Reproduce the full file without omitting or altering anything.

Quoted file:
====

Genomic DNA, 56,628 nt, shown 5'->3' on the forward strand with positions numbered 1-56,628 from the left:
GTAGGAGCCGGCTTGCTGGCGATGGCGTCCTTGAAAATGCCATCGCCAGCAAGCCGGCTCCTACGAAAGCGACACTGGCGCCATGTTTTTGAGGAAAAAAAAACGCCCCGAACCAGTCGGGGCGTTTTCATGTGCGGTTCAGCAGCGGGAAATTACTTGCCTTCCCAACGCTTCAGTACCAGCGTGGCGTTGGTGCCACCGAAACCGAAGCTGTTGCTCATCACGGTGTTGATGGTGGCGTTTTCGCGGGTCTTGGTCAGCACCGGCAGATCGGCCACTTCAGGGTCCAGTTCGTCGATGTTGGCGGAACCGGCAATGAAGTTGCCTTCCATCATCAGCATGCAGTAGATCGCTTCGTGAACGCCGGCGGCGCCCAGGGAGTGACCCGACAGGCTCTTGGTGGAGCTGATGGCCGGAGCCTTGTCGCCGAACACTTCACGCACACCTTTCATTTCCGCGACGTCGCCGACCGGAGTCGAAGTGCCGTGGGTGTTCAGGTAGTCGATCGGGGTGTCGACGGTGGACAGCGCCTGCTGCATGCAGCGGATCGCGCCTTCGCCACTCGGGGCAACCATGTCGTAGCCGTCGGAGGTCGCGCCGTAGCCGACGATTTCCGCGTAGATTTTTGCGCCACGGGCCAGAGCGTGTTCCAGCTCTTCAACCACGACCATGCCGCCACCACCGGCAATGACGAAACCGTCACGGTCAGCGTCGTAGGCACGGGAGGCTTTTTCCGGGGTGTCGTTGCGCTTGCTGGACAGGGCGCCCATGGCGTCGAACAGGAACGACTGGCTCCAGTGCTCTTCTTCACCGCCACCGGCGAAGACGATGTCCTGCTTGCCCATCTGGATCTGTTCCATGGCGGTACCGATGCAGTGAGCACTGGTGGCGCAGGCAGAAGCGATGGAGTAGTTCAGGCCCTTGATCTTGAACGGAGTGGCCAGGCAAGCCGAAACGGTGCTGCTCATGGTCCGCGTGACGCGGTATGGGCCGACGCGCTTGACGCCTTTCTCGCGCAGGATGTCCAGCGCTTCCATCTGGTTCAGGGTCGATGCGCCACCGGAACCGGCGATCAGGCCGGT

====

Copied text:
Genomic DNA, 56,628 nt, shown 5'->3' on the forward strand with positions numbered 1-56,628 from the left:
GTAGGAGCCGGCTTGCTGGCGATGGCGTCCTTGAAAATGCCATCGCCAGCAAGCCGGCTCCTACGAAAGCGACACTGGCGCCATGTTTTTGAGGAAAAAAAAACGCCCCGAACCAGTCGGGGCGTTTTCATGTGCGGTTCAGCAGCGGGAAATTACTTGCCTTCCCAACGCTTCAGTACCAGCGTGGCGTTGGTGCCACCGAAACCGAAGCTGTTGCTCATCACGGTGTTGATGGTGGCGTTTTCGCGGGTCTTGGTCAGCACCGGCAGATCGGCCACTTCAGGGTCCAGTTCGTCGATGTTGGCGGAACCGGCAATGAAGTTGCCTTCCATCATCAGCATGCAGTAGATCGCTTCGTGAACGCCGGCGGCGCCCAGGGAGTGACCCGACAGGCTCTTGGTGGAGCTGATGGCCGGAGCCTTGTCGCCGAACACTTCACGCACACCTTTCATTTCCGCGACGTCGCCGACCGGAGTCGAAGTGCCGTGGGTGTTCAGGTAGTCGATCGGGGTGTCGACGGTGGACAGCGCCTGCTGCATGCAGCGGATCGCGCCTTCGCCACTCGGGGCAACCATGTCGTAGCCGTCGGAGGTCGCGCCGTAGCCGACGATTTCCGCGTAGATTTTTGCGCCACGGGCCAGAGCGTGTTCCAGCTCTTCAACCACGACCATGCCGCCACCACCGGCAATGACGAAACCGTCACGGTCAGCGTCGTAGGCACGGGAGGCTTTTTCCGGGGTGTCGTTGCGCTTGCTGGACAGGGCGCCCATGGCGTCGAACAGGAACGACTGGCTCCAGTGCTCTTCTTCACCGCCACCGGCGAAGACGATGTCCTGCTTGCCCATCTGGATCTGTTCCATGGCGGTACCGATGCAGTGAGCACTGGTGGCGCAGGCAGAAGCGATGGAGTAGTTCAGGCCCTTGATCTTGAACGGAGTGGCCAGGCAAGCCGAAACGGTGCTGCTCATGGTCCGCGTGACGCGGTATGGGCCGACGCGCTTGACGCCTTTCTCGCGCAGGATGTCCAGCGCTTCCATCTGGTTCAGGGTCGATGCGCCACCGGAACCGGCGATCAGGCCGGT